Theoretical and Applied Genetics

, Volume 100, Issue 3–4, pp 498–505 | Cite as

Microsatellite variability in grapevine cultivars from different European regions and evaluation of assignment testing to assess the geographic origin of cultivars

  • K. M. Sefc
  • M. S. Lopes
  • F. Lefort
  • R. Botta
  • K. A. Roubelakis-Angelakis
  • J. Ibáñez
  • I. Pejić
  • H. W. Wagner
  • J. Glössl
  • H. Steinkellner
Original Article

Abstract 

Nine microsatellite markers (VVMD5, VVMD7, VVS2, ssrVrZAG21, ssrVrZAG47, ssrVrZAG62, ssrVrZAG64, ssrVrZAG79 and ssrVrZAG83) were chosen for the analysis of marker information content, the genetic structure of grapevine cultivar gene pools, and differentiation among grapevines sampled from seven European vine-growing regions (Greece, Croatia, North Italy, Austria and Germany, France, Spain and Portugal). The markers were found to be highly informative in all cultivar groups and therefore constitute a useful set for the genetic characterization of European grapevines. Similar and high levels of genetic variability were detected in all investigated grapevine gene pools. Genetic differentiation among cultivars from different regions was significant, even in the case of adjacent groups such as the Spanish and Portuguese cultivars. No genetic differentiation could be detected between vines with blue and white grapes, indicating that they have undergone the processes of cultivar development jointly. The observed genetic differentiation among vine-growing regions suggested that cultivars could possibly be assigned to their regions of origin according to their genotypes. This might allow one to determine the geographical origin of cultivars with an unknown background. The assignment procedure proved to work for cultivars from the higher differentiated regions, as for example from Austria and Portugal.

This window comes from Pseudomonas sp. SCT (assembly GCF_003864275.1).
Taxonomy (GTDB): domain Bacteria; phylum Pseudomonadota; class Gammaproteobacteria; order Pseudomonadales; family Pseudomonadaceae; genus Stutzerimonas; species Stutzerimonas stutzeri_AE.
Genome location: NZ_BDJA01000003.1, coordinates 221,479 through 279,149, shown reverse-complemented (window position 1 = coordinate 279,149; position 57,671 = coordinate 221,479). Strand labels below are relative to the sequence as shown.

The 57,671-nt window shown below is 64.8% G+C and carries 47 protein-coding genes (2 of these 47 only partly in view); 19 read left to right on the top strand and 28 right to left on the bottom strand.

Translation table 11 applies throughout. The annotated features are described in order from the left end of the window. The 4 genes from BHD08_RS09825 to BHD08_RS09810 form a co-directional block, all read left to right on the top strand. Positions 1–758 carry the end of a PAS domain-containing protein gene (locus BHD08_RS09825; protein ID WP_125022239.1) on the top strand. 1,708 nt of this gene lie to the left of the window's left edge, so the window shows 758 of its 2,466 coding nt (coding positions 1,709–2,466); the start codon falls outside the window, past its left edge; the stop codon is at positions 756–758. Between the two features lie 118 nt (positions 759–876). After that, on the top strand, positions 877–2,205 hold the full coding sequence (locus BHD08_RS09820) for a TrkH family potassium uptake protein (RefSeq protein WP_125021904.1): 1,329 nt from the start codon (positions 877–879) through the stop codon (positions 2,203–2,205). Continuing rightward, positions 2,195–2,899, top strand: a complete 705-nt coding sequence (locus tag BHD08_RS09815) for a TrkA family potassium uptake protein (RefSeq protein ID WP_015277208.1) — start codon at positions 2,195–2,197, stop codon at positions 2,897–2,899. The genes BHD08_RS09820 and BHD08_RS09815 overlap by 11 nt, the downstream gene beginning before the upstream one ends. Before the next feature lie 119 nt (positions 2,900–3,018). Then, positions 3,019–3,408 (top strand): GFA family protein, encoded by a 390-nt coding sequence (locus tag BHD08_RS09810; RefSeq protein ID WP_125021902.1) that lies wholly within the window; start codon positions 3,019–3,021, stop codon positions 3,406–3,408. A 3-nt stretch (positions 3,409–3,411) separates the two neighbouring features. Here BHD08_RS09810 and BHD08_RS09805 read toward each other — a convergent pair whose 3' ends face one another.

Key words Vitis Microsatellites Genetic variation 

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Copyright information

© Springer-Verlag Berlin Heidelberg 2000

Authors and Affiliations

  • K. M. Sefc
    • 1
  • M. S. Lopes
    • 2
  • F. Lefort
    • 3
  • R. Botta
    • 4
  • K. A. Roubelakis-Angelakis
    • 3
  • J. Ibáñez
    • 5
  • I. Pejić
    • 6
  • H. W. Wagner
    • 7
  • J. Glössl
    • 1
  • H. Steinkellner
    • 1
  1. 1.Zentrum für Angewandte Genetik, Universität für Bodenkultur Wien, Muthgasse 18, A-1190 Vienna, Austria Fax: +43-1-36006-6392 e-mail: steink@mail.boku.ac.atAT
  2. 2.Universidade dos Açores, Departamento de Ciências Agrárias, Terra Chã, 9700 Angra do Heroísmo, Açores, PortugalPT
  3. 3.Laboratory of Plant Physiology and Biotechnology, Department of Biology, University of Crete, Vassilika Vouton, P.O. Box 2208, 71409 Heraklion, CreteXX
  4. 4.Università degli Studi di Torino, Dipartimento di Colture Arboree, Via Leonardo da Vinci 44, 10095 Grugliasco (TO), ItalyIT
  5. 5.Finca ”El Encín” Km 38,200 Crta. N-II, Abdo. 127 Alcalá de Henares, 28800 Madrid, SpainES
  6. 6.Department of Plant Breeding, Genetics and Biometrics, Faculty of Agriculture, University of Zagreb, HR-10000 Zagreb, Svetosimunska 25, CroatiaXX
  7. 7.Institut für Allgemeine Physik, Technische Universität Wien, Wiedner Hauptstraße 8–10, A-1040 Vienna, AustriaAT

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